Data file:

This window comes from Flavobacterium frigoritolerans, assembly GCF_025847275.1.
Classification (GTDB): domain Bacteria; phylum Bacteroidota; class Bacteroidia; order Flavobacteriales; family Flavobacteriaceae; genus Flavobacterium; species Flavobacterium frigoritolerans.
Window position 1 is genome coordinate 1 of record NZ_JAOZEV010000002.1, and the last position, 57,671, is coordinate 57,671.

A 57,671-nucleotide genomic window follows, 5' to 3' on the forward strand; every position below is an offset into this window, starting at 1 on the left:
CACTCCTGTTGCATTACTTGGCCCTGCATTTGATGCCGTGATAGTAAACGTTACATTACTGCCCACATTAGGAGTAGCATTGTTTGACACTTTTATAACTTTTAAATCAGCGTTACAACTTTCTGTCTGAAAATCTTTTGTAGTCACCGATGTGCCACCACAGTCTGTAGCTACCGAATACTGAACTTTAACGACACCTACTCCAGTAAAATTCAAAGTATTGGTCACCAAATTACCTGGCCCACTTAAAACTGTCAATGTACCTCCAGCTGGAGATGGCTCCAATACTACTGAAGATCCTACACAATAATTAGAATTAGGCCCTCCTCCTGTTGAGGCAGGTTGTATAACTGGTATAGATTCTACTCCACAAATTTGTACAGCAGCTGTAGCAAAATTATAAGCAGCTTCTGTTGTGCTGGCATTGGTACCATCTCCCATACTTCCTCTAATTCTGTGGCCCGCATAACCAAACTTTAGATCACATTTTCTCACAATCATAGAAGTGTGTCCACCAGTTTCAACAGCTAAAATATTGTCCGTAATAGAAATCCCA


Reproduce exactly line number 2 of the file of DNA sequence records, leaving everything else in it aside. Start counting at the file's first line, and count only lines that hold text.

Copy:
Classification (GTDB): domain Bacteria; phylum Bacteroidota; class Bacteroidia; order Flavobacteriales; family Flavobacteriaceae; genus Flavobacterium; species Flavobacterium frigoritolerans.